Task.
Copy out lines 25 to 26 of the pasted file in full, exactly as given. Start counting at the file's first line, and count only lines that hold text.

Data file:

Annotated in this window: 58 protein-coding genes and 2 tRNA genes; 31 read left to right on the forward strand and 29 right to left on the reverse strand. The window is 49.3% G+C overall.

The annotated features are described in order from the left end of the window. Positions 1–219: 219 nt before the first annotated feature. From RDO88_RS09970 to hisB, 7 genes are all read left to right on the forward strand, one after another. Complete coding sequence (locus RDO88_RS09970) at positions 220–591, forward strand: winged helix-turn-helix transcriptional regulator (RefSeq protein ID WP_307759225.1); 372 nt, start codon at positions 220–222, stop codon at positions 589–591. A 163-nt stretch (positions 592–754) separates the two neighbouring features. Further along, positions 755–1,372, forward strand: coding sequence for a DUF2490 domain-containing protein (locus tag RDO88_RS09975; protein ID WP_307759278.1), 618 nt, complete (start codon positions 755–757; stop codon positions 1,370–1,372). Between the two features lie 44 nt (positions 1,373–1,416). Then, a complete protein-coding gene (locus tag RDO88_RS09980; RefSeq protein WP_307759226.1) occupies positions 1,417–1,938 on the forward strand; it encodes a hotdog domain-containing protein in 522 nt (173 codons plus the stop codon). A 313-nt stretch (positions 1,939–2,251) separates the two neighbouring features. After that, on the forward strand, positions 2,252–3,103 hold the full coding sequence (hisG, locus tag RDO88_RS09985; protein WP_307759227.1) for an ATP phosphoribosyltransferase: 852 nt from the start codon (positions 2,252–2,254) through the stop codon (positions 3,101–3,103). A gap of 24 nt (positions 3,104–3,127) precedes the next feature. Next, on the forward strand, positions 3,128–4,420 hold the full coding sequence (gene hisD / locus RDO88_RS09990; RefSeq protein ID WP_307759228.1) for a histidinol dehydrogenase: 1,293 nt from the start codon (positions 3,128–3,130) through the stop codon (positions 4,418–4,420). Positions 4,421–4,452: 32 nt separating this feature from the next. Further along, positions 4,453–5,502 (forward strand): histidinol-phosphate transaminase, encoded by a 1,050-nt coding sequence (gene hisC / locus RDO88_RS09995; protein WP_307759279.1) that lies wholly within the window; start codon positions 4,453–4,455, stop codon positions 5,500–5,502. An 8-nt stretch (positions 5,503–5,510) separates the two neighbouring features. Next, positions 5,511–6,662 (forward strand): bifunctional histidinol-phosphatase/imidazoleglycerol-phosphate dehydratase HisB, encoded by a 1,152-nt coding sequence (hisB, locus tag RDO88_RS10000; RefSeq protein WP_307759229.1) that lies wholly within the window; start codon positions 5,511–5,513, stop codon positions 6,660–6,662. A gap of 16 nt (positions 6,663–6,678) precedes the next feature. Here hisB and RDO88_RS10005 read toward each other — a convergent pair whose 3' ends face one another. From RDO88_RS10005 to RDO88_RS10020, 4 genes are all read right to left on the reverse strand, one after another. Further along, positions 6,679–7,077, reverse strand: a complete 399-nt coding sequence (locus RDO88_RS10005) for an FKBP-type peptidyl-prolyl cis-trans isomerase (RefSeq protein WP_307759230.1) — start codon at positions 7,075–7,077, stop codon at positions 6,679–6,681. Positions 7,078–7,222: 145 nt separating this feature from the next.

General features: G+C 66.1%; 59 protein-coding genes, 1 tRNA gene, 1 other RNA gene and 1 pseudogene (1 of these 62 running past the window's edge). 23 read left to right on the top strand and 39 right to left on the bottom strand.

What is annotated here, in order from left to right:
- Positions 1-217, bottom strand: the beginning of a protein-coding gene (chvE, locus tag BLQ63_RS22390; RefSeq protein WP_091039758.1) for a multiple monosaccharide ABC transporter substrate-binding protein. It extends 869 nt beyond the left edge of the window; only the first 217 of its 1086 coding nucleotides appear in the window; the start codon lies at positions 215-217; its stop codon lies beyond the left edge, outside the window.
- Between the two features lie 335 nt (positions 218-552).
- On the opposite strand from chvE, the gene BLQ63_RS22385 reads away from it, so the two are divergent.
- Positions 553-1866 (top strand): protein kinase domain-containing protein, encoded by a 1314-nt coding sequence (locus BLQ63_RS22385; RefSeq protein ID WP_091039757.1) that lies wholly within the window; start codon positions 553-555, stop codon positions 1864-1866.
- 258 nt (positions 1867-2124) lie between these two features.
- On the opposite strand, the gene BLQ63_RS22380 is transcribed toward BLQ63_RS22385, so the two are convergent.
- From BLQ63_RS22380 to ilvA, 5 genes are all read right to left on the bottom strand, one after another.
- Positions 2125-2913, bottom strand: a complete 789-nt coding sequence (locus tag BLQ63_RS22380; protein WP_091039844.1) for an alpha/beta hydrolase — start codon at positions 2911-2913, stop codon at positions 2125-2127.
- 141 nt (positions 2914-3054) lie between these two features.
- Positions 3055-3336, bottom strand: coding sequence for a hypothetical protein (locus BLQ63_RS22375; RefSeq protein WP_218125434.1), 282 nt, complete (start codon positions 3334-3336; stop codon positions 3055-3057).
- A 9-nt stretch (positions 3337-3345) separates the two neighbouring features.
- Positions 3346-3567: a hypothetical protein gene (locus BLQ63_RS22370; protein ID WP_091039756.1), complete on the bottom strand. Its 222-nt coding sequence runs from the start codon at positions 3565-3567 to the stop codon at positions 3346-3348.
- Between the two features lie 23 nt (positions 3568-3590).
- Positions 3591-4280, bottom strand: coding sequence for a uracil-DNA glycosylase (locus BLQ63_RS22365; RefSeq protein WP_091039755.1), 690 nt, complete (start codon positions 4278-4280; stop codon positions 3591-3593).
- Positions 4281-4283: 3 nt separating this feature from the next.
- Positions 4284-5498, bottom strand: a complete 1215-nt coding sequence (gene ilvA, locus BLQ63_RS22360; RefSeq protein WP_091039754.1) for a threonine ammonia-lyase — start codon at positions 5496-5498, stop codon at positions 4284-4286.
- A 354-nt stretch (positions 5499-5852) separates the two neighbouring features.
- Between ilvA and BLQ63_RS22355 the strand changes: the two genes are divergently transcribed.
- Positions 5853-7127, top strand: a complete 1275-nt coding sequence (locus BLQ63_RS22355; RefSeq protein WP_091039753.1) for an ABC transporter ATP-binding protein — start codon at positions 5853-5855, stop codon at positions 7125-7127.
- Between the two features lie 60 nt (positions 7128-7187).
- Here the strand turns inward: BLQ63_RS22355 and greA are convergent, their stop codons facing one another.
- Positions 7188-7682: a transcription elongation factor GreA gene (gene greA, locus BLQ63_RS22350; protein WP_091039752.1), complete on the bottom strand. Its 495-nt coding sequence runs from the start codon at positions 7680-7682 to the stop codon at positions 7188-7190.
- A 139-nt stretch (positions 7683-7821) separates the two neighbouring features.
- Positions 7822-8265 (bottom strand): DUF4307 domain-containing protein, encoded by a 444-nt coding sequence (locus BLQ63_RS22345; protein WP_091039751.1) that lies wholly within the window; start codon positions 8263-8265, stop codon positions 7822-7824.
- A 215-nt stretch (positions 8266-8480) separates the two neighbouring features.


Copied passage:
- Here the strand turns inward: BLQ63_RS22355 and greA are convergent, their stop codons facing one another.
- Positions 7188-7682: a transcription elongation factor GreA gene (gene greA, locus BLQ63_RS22350; protein WP_091039752.1), complete on the bottom strand. Its 495-nt coding sequence runs from the start codon at positions 7680-7682 to the stop codon at positions 7188-7190.